The new norm: Japanese experts warn of more rain, raging rivers and submerged homes

Japan Times -- Oct 24
With torrential rain, raging rivers and submerged homes, the havoc wrought by Typhoon Hagibis was a grim reminder that extreme weather may now be the new norm in this disaster-prone nation.

It was only last month that compact Typhoon Faxai nailed the Kanto region, blowing off roofs and triggering massive blackouts in Chiba Prefecture. But the damage from giant Hagibis — which had morphed into the equivalent of a Category 5 hurricane before weakening upon approach — was a double whammy for areas struggling to get back on their feet and a wake-up call on how centralized disaster planning seems to be failing Japan.

As of Tuesday, the government confirmed that the record-breaking rainfall Hagibis brought caused levees to collapse at a whopping 135 spots in 71 rivers, including the Chikuma and the Abukuma, which inundated communities in Nagano, Fukushima and Miyagi prefectures.

The storm left at least 84 people dead and nine missing, according to NHK. Nearly 68,600 homes were flooded, with around 5,800 destroyed or heavily damaged. Nearly 4,000 people remain in evacuation centers.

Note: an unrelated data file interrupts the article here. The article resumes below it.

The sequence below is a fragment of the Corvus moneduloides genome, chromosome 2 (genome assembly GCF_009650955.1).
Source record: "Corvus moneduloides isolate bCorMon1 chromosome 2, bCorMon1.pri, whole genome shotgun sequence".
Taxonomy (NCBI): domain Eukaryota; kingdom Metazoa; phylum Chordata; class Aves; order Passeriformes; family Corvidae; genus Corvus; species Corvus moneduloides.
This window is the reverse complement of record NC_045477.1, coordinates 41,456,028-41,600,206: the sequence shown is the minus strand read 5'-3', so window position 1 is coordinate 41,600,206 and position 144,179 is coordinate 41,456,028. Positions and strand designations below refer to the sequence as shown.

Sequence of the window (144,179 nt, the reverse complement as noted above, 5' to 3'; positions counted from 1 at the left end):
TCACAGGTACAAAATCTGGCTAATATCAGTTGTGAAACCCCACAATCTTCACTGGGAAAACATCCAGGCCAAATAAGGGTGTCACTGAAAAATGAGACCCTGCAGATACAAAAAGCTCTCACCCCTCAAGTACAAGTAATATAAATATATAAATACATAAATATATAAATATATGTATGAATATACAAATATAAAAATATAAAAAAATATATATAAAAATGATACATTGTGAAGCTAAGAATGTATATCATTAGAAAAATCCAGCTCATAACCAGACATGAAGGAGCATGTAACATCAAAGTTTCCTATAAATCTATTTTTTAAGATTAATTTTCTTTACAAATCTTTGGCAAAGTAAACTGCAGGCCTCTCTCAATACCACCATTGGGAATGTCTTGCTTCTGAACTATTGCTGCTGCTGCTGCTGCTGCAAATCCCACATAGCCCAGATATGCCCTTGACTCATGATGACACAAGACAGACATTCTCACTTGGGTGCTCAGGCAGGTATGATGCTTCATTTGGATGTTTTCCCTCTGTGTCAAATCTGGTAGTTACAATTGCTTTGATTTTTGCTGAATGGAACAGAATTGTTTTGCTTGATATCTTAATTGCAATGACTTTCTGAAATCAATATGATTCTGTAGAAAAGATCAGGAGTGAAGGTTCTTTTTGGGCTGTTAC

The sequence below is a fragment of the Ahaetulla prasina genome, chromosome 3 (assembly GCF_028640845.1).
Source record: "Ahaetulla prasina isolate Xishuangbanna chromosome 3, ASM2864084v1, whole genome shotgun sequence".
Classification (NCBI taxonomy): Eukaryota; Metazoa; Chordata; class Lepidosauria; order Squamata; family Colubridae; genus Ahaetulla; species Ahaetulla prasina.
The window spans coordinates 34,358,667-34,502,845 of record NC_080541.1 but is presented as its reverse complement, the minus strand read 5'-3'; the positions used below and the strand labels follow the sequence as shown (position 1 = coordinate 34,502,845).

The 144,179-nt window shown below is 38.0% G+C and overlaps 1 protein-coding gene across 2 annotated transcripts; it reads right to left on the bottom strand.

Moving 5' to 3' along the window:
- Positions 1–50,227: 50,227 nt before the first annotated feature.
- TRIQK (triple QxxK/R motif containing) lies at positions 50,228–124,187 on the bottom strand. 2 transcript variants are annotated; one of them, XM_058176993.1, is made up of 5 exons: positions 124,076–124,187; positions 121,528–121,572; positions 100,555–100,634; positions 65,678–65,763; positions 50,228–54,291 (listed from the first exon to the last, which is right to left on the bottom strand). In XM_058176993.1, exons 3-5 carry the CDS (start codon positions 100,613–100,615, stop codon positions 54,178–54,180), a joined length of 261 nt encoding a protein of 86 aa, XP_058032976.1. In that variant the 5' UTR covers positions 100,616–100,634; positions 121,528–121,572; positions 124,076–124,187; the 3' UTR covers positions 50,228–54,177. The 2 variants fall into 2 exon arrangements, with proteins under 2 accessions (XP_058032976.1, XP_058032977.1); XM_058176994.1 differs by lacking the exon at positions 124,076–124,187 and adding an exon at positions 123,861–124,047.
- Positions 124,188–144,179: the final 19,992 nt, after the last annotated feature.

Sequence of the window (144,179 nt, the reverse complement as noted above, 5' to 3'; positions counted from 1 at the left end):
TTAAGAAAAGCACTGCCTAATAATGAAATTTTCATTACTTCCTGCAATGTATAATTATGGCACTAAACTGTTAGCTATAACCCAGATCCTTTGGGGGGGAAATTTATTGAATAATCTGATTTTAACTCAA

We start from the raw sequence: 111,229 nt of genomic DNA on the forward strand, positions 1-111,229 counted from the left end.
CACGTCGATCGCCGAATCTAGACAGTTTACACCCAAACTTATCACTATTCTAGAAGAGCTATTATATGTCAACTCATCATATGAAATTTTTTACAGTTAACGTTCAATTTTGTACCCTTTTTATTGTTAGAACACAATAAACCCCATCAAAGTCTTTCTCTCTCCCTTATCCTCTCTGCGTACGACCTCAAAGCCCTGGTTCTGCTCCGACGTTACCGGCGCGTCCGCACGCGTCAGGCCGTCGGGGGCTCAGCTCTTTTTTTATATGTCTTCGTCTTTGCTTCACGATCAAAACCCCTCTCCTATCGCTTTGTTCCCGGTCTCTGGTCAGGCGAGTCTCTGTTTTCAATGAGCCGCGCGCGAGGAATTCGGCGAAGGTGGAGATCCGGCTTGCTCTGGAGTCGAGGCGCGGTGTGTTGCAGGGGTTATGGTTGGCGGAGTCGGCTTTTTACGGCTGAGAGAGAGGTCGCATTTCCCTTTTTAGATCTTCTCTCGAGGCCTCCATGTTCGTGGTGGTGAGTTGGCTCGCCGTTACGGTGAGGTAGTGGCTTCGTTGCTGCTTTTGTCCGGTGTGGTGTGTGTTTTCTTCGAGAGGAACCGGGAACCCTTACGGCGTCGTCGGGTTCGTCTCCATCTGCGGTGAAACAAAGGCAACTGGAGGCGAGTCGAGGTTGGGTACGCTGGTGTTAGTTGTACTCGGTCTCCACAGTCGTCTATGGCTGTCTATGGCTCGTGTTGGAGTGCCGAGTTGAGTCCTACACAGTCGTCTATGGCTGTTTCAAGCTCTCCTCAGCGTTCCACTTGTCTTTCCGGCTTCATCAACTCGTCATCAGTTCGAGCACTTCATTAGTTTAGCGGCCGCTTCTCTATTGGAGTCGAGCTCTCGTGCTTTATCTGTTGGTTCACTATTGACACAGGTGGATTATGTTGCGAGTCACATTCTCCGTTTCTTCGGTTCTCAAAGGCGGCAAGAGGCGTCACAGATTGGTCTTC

“We should expect the frequency of powerful typhoons and heavy rains to grow with global warming,” said Kazuhisa Tsuboki, a professor at the Institute for Space-Earth Environmental Research at Nagoya University.

Warm ocean temperatures increase the amount of moisture in the air that feeds typhoons, Tsuboki said, and research has shown the strongest ones have only grown stronger in East and Southeast Asia.

“Typhoon risks for midlatitude countries such as Japan are definitely escalating,” he said, adding that Faxai and Hagibis, the 15th and 19th named storms of the season, respectively, were among the strongest to make landfall in the Kanto and Tokai regions since the Meteorological Agency began keeping records in 1951.

Accurate forecasts of intensity and moisture are vital to prepare for incoming typhoons, but Tsuboki said the methods employed by the Meteorological Agency using satellite images are inadequate. “Ideally, we should be flying weather observation aircraft, but that’s still at an experimental stage.”

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